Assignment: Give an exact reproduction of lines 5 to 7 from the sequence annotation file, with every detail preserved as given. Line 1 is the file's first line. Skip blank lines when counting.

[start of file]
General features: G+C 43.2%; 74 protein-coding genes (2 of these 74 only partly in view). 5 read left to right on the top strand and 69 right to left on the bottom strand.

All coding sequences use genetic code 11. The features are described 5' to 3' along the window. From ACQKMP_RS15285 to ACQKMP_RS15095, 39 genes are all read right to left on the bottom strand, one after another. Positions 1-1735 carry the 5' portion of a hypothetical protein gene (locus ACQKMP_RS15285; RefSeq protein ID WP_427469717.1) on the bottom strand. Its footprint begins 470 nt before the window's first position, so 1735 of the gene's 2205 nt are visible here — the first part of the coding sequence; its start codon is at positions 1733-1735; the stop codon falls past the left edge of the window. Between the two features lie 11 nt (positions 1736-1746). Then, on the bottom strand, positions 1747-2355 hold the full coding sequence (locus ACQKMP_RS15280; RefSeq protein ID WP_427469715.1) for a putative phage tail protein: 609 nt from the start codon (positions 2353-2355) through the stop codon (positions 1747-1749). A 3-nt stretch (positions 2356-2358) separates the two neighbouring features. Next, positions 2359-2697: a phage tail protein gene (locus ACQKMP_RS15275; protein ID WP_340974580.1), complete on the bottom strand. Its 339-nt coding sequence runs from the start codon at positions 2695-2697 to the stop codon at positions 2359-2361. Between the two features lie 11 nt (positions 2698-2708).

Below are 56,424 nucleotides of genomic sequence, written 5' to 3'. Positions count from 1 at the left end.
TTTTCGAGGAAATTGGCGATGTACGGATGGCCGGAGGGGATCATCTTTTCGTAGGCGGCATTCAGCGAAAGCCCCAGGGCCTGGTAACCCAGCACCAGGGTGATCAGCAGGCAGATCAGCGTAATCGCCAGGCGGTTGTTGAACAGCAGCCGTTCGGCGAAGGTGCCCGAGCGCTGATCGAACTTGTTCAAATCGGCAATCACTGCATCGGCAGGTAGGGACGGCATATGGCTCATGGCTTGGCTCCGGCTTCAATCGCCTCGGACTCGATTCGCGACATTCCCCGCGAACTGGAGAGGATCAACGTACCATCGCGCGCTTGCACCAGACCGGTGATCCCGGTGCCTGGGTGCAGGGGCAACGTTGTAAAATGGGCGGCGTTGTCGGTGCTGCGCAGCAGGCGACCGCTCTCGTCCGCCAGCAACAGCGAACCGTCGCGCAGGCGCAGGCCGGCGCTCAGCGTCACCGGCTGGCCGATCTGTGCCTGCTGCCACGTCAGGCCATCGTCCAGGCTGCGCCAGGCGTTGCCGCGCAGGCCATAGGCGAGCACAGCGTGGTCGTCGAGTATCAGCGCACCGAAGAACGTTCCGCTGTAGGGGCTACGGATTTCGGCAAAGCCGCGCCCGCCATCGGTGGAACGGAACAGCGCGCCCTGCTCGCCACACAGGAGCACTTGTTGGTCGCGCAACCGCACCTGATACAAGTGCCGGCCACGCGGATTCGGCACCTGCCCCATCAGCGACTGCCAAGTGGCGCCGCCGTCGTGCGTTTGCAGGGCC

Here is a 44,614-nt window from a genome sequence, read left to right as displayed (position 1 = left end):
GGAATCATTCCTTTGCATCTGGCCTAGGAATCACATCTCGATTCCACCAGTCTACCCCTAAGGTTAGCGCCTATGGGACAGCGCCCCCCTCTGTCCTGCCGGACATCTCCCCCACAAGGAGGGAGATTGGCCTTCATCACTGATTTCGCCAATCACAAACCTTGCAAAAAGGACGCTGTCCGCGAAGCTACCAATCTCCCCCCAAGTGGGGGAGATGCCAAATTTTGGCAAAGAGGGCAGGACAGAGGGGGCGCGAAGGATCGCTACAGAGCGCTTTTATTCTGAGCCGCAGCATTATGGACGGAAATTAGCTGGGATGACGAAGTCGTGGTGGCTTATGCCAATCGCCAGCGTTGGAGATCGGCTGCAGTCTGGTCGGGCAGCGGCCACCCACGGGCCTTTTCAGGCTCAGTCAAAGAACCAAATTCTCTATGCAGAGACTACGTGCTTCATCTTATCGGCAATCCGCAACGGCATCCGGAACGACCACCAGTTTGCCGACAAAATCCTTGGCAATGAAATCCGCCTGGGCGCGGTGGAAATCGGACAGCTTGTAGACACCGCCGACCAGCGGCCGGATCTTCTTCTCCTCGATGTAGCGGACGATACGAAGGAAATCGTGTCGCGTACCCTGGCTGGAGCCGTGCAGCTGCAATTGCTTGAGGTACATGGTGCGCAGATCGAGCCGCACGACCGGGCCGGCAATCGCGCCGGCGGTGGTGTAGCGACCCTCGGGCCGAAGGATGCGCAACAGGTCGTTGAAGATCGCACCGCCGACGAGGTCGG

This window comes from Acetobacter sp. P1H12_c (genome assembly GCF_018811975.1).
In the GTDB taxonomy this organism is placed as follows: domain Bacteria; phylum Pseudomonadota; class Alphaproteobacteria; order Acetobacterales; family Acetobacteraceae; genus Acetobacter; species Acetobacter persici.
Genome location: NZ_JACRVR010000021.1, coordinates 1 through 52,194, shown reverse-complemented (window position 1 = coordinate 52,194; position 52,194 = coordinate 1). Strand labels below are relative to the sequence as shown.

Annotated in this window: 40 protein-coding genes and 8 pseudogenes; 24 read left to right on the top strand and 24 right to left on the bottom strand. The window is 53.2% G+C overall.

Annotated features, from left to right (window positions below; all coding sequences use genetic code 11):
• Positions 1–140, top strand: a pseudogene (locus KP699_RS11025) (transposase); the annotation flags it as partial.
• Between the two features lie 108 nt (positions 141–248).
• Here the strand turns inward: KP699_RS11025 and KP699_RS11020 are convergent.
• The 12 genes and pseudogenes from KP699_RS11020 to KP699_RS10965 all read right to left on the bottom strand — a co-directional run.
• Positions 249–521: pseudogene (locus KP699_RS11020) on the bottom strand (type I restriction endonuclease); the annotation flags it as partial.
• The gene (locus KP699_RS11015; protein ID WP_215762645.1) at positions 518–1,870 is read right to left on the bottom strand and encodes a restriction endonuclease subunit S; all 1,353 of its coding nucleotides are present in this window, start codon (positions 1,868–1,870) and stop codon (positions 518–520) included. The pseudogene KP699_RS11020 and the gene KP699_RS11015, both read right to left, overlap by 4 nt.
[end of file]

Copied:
Here is a 44,614-nt window from a genome sequence, read left to right as displayed (position 1 = left end):
GGAATCATTCCTTTGCATCTGGCCTAGGAATCACATCTCGATTCCACCAGTCTACCCCTAAGGTTAGCGCCTATGGGACAGCGCCCCCCTCTGTCCTGCCGGACATCTCCCCCACAAGGAGGGAGATTGGCCTTCATCACTGATTTCGCCAATCACAAACCTTGCAAAAAGGACGCTGTCCGCGAAGCTACCAATCTCCCCCCAAGTGGGGGAGATGCCAAATTTTGGCAAAGAGGGCAGGACAGAGGGGGCGCGAAGGATCGCTACAGAGCGCTTTTATTCTGAGCCGCAGCATTATGGACGGAAATTAGCTGGGATGACGAAGTCGTGGTGGCTTATGCCAATCGCCAGCGTTGGAGATCGGCTGCAGTCTGGTCGGGCAGCGGCCACCCACGGGCCTTTTCAGGCTCAGTCAAAGAACCAAATTCTCTATGCAGAGACTACGTGCTTCATCTTATCGGCAATCCGCAACGGCATCCGGAACGACCACCAGTTTGCCGACAAAATCCTTGGCAATGAAATCCGCCTGGGCGCGGTGGAAATCGGACAGCTTGTAGACACCGCCGACCAGCGGCCGGATCTTCTTCTCCTCGATGTAGCGGACGATACGAAGGAAATCGTGTCGCGTACCCTGGCTGGAGCCGTGCAGCTGCAATTGCTTGAGGTACATGGTGCGCAGATCGAGCCGCACGACCGGGCCGGCAATCGCGCCGGCGGTGGTGTAGCGACCCTCGGGCCGAAGGATGCGCAACAGGTCGTTGAAGATCGCACCGCCGACGAGGTCGG

This window comes from Acetobacter sp. P1H12_c (genome assembly GCF_018811975.1).